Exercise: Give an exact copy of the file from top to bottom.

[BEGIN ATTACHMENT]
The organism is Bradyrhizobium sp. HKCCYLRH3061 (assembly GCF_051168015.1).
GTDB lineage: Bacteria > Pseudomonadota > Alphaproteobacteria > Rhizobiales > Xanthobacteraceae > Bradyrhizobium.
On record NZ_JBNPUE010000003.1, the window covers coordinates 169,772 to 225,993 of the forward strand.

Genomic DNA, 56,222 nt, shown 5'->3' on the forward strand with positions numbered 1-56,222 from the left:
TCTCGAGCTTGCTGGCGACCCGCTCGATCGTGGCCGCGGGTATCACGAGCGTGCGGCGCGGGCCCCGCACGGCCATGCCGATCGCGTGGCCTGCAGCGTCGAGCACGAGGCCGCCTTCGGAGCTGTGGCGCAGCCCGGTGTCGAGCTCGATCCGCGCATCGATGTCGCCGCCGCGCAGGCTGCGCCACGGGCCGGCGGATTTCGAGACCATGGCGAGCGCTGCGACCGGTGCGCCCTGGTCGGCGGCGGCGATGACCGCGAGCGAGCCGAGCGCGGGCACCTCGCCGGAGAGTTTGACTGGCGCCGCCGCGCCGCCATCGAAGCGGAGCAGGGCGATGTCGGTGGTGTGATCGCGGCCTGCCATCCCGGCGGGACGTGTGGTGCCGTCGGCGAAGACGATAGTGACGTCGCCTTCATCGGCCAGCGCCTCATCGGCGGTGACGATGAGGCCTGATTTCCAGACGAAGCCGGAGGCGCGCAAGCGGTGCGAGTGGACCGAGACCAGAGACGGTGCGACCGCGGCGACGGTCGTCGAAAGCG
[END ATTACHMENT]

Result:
The organism is Bradyrhizobium sp. HKCCYLRH3061 (assembly GCF_051168015.1).
GTDB lineage: Bacteria > Pseudomonadota > Alphaproteobacteria > Rhizobiales > Xanthobacteraceae > Bradyrhizobium.
On record NZ_JBNPUE010000003.1, the window covers coordinates 169,772 to 225,993 of the forward strand.

Genomic DNA, 56,222 nt, shown 5'->3' on the forward strand with positions numbered 1-56,222 from the left:
TCTCGAGCTTGCTGGCGACCCGCTCGATCGTGGCCGCGGGTATCACGAGCGTGCGGCGCGGGCCCCGCACGGCCATGCCGATCGCGTGGCCTGCAGCGTCGAGCACGAGGCCGCCTTCGGAGCTGTGGCGCAGCCCGGTGTCGAGCTCGATCCGCGCATCGATGTCGCCGCCGCGCAGGCTGCGCCACGGGCCGGCGGATTTCGAGACCATGGCGAGCGCTGCGACCGGTGCGCCCTGGTCGGCGGCGGCGATGACCGCGAGCGAGCCGAGCGCGGGCACCTCGCCGGAGAGTTTGACTGGCGCCGCCGCGCCGCCATCGAAGCGGAGCAGGGCGATGTCGGTGGTGTGATCGCGGCCTGCCATCCCGGCGGGACGTGTGGTGCCGTCGGCGAAGACGATAGTGACGTCGCCTTCATCGGCCAGCGCCTCATCGGCGGTGACGATGAGGCCTGATTTCCAGACGAAGCCGGAGGCGCGCAAGCGGTGCGAGTGGACCGAGACCAGAGACGGTGCGACCGCGGCGACGGTCGTCGAAAGCG